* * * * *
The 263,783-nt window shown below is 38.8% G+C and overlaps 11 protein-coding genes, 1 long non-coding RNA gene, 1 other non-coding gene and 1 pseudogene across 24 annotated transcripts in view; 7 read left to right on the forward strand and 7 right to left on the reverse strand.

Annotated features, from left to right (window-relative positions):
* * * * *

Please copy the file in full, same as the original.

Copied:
The 263,783-nt window shown below is 38.8% G+C and overlaps 11 protein-coding genes, 1 long non-coding RNA gene, 1 other non-coding gene and 1 pseudogene across 24 annotated transcripts in view; 7 read left to right on the forward strand and 7 right to left on the reverse strand.

Annotated features, from left to right (window-relative positions):